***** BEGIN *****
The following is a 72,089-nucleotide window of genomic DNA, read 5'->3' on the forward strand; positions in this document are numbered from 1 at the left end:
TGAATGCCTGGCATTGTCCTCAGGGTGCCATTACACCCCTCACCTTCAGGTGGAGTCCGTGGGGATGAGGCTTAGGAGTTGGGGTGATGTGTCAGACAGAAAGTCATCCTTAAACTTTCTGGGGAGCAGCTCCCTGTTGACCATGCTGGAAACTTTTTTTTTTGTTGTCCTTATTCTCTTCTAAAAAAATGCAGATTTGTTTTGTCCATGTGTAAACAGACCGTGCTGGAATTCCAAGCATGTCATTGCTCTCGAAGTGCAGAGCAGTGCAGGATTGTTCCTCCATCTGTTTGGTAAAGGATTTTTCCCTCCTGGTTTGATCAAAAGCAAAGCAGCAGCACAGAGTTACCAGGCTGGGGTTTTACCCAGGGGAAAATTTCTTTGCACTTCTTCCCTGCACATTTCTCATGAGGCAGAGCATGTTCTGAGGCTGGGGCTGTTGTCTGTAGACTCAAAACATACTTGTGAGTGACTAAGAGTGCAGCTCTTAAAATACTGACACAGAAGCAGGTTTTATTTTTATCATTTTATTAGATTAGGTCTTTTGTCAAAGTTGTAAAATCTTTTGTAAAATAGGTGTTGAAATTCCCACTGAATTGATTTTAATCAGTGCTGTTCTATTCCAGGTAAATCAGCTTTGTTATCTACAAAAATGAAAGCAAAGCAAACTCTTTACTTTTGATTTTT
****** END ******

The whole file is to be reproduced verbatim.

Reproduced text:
The following is a 72,089-nucleotide window of genomic DNA, read 5'->3' on the forward strand; positions in this document are numbered from 1 at the left end:
TGAATGCCTGGCATTGTCCTCAGGGTGCCATTACACCCCTCACCTTCAGGTGGAGTCCGTGGGGATGAGGCTTAGGAGTTGGGGTGATGTGTCAGACAGAAAGTCATCCTTAAACTTTCTGGGGAGCAGCTCCCTGTTGACCATGCTGGAAACTTTTTTTTTTGTTGTCCTTATTCTCTTCTAAAAAAATGCAGATTTGTTTTGTCCATGTGTAAACAGACCGTGCTGGAATTCCAAGCATGTCATTGCTCTCGAAGTGCAGAGCAGTGCAGGATTGTTCCTCCATCTGTTTGGTAAAGGATTTTTCCCTCCTGGTTTGATCAAAAGCAAAGCAGCAGCACAGAGTTACCAGGCTGGGGTTTTACCCAGGGGAAAATTTCTTTGCACTTCTTCCCTGCACATTTCTCATGAGGCAGAGCATGTTCTGAGGCTGGGGCTGTTGTCTGTAGACTCAAAACATACTTGTGAGTGACTAAGAGTGCAGCTCTTAAAATACTGACACAGAAGCAGGTTTTATTTTTATCATTTTATTAGATTAGGTCTTTTGTCAAAGTTGTAAAATCTTTTGTAAAATAGGTGTTGAAATTCCCACTGAATTGATTTTAATCAGTGCTGTTCTATTCCAGGTAAATCAGCTTTGTTATCTACAAAAATGAAAGCAAAGCAAACTCTTTACTTTTGATTTTT